The best walks in London for reconnecting with nature
Savour the sunshine while still keeping your distance and staying safe with our guide to the nicest nature walks in London
Here are our favourite walks in London for reconnecting with nature.
Where: Hampstead Heath
Hampstead Heath is hands down our favourite green space in central London. It's one of the few parks in the capital where you can get truly lost, almost forgetting that you're in London at all. For those who'd rather plan a route than get lost, the circular walk begins and ends at Hampstead Tube. The shorter 4.5 mile version is an easy amble with a climb up to take in the superb views from Parliament Hill, then round the edge of the Heath and past the ponds, past Kenwood House (of Notting Hill fame) then back into the pretty streets of Hampstead. The longer 6.5 mile circuit includes a few more hills plus a detour through Highgate and past the famous cemetery. Plus (in a post coronavirus word) there's also the lure of wild swimming and well-earned pints in the plentiful pubs of Hampstead and Highgate.
Getting there: Hampstead, click here to plan your route
Where: Chiswick House and Gardens
A little taste of northern Italy in the depths of West London, Chiswick House is one of the best examples of a Palladian style villa in the capital. And the gardens remain open, with social distancing in place. Built by Lord Burlington, it also has one of the finest English 'natural' landscaped gardens in the city. Designed by William Kent, they include numerous wooded vistas and water features, such as the famous cascade waterfall dating to 1738. There's also a kitchen garden and a conservatory housing a renowned collection of rare camellias. And, in future non-social distanced times, kids will love the adventure playground in the south gardens.
Getting there: Turnham Green
Where: Alexandra Palace Park and Gardens
Famous for having some of the best panoramic views across London, Alexandra Palace Gardens are over 150 years old, having originally been designed by renowned landscape architect Alexander McKenzie. This was a true Victorian leisure park in its heyday, and continues to be a delight for locals and tourists alike. On a clear day you can see as far as the Crystal Palace TV tower south of the river. Take a stroll about the park, before taking a turn about the boating lake.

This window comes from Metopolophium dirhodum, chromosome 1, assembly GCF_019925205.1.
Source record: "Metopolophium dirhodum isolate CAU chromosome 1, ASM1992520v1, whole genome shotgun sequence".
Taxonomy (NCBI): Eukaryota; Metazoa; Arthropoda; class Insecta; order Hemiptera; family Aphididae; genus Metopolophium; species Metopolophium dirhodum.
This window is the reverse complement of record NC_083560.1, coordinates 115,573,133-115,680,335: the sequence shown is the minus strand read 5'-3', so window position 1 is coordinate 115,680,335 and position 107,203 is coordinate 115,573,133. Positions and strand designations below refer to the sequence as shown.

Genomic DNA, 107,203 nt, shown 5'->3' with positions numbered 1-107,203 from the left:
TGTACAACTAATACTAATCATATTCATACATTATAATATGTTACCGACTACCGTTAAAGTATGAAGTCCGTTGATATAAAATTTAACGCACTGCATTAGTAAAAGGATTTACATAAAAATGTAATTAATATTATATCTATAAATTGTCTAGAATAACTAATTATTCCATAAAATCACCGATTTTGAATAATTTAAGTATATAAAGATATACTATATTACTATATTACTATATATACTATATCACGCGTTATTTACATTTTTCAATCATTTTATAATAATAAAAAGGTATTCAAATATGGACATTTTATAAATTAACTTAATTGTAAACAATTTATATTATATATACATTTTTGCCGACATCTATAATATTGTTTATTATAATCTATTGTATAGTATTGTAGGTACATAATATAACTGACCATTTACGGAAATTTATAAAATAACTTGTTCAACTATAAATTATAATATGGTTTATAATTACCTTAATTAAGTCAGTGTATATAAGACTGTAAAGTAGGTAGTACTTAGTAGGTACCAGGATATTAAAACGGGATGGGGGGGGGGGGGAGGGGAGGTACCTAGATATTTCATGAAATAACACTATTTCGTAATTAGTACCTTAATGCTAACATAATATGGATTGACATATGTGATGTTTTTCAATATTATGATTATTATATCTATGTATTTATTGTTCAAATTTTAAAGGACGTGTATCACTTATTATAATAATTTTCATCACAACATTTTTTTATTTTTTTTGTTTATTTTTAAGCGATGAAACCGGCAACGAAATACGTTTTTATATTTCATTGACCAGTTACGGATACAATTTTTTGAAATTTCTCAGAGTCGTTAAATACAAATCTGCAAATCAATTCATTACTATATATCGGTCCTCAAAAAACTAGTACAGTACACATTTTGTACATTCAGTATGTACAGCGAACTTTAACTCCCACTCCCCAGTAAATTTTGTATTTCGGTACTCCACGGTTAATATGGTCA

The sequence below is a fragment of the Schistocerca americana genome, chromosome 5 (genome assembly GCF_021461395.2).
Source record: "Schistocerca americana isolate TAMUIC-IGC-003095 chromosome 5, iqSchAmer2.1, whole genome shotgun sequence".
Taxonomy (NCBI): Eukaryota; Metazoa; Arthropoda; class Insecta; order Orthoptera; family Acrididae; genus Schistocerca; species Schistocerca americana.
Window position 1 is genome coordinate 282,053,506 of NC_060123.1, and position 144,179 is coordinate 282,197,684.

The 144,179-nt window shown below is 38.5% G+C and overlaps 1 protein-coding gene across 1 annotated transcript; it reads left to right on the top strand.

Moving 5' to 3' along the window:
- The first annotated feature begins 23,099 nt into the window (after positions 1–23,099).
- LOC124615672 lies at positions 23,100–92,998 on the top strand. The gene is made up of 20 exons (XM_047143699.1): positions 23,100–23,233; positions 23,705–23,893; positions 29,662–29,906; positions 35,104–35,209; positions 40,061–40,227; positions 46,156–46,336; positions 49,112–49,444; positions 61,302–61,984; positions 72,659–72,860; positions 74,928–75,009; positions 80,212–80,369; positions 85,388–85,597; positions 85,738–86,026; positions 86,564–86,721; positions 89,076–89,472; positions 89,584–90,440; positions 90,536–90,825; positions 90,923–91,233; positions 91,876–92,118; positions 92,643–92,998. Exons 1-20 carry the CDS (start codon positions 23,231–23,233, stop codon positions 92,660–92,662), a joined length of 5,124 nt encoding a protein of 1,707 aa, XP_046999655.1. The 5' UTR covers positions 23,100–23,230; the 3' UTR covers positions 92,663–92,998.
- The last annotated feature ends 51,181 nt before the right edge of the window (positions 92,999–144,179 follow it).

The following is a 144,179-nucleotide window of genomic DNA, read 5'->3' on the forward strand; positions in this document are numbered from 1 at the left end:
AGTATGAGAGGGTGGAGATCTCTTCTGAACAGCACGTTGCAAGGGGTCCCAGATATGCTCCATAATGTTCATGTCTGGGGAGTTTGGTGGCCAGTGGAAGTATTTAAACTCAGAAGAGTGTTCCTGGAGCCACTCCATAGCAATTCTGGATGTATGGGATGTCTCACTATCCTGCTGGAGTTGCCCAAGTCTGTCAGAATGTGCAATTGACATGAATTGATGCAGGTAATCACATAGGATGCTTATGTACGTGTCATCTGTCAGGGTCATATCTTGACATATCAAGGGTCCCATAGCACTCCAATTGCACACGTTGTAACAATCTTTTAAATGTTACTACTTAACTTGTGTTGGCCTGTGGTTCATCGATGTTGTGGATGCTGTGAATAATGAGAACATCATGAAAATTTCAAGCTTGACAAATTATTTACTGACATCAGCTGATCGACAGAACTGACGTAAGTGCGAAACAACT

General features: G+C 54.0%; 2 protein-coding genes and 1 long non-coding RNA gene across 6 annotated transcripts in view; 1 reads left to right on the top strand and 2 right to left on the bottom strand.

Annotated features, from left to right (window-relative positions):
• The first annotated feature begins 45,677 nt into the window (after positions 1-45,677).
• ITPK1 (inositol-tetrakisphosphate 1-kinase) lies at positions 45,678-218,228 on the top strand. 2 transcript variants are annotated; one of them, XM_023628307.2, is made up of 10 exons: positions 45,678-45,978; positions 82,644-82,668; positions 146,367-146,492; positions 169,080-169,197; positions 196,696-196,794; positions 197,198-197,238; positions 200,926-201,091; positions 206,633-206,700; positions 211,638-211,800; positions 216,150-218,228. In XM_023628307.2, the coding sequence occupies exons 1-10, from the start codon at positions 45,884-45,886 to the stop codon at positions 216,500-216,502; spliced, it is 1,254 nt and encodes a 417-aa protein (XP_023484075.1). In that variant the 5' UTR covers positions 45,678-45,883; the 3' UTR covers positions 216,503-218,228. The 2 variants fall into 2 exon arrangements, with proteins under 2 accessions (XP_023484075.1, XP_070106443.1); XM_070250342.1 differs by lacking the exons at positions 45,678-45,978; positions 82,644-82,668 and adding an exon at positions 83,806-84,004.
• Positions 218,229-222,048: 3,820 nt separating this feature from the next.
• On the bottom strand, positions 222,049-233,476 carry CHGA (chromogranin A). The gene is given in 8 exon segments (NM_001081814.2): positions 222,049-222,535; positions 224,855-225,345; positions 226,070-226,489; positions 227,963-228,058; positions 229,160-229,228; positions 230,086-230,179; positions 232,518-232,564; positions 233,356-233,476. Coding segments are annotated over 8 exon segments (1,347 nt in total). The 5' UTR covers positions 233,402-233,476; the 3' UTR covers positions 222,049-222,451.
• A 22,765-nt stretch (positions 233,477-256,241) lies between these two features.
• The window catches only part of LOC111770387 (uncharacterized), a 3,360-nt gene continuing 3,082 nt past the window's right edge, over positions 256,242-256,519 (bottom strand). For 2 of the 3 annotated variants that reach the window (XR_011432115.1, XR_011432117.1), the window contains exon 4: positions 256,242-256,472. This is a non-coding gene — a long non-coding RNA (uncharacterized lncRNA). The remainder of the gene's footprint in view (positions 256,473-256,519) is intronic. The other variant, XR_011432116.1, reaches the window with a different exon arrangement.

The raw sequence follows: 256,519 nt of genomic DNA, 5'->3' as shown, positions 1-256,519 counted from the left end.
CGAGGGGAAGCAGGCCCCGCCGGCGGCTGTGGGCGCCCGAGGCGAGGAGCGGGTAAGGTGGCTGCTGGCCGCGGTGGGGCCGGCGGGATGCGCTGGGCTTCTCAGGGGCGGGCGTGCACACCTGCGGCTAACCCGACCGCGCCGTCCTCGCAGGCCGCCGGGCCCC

Getting there: Wood Green
Woods and water
Where: Hackney Marshes
There's a wealth of rivers, wood and nature reserves to enjoy in Hackney. Follow waterside footpaths along the River Lea and the Lea Canal, then take in Middlesex Filter Beds Nature Reserve at the north of the Marshes. There are woodland trails snaking through the southern end, with occasional vistas of the West End one side and Canary Wharf the other side. There's a circular walking route that stars at the car park off Homerton Road at South Marsh. And if you want to extend your walk, the Olympic Park is next to the marshes.
Getting there: Homerton
Where: Isabella Plantation, Richmond Park
Richmond Park is famously one of the wildest places in London, with its roaming deer and vast meadows. But hidden in the middle of it all is a very colourful treat. The Isabella Plantation consists of over 40 acres of woodland right in the centre of the park, and was first planted in the 1830s, though not open to the public until 1953. While it contains many rare blooms and trees, it is most famous for its amazing evergreen azaleas which erupt in cascading shades of pink. Introduced originally from Japan, these flowers are at their very peak in April and May, so catch them early.
Getting there: Richmond
Tree-lined trail near the end of the line
Where: Lime Trail, Epping Forest
Way out towards the eastern end of the Central Line, Epping Forest is a treasure trove for weekend walking ideas. The Lime Trail is particularly brilliant as an easy 30-minute loop around Bush Wood Flats, which makes it a very family friendly afternoon activity. Nestled at the southernmost part of Epping Forest near Leytonstone, the walk follows easy well-maintained paths and meanders around pretty woodland, including some amazing 300-year-old sweet chestnut trees.
Getting there: Leytonstone
Downhill all the way
Where: Blackheath to Greenwich
The view over Canary Wharf from the top of Greenwich Park is instantly recognisable and on a sunny day, one of the loveliest in London with the old Royal Naval College looming in the foreground. If you're looking for a less taxing stroll then the entirely downhill route from Blackheath to Greenwich is perfect. Blackheath feels like a little village cut off from the metropolis, and as you cross the heath and through the gates to Greenwich Park the wide views open out through tree-lined paths. Marvel at the architecture of the Royal Observatory and views across the Thames.
Getting there: Blackheath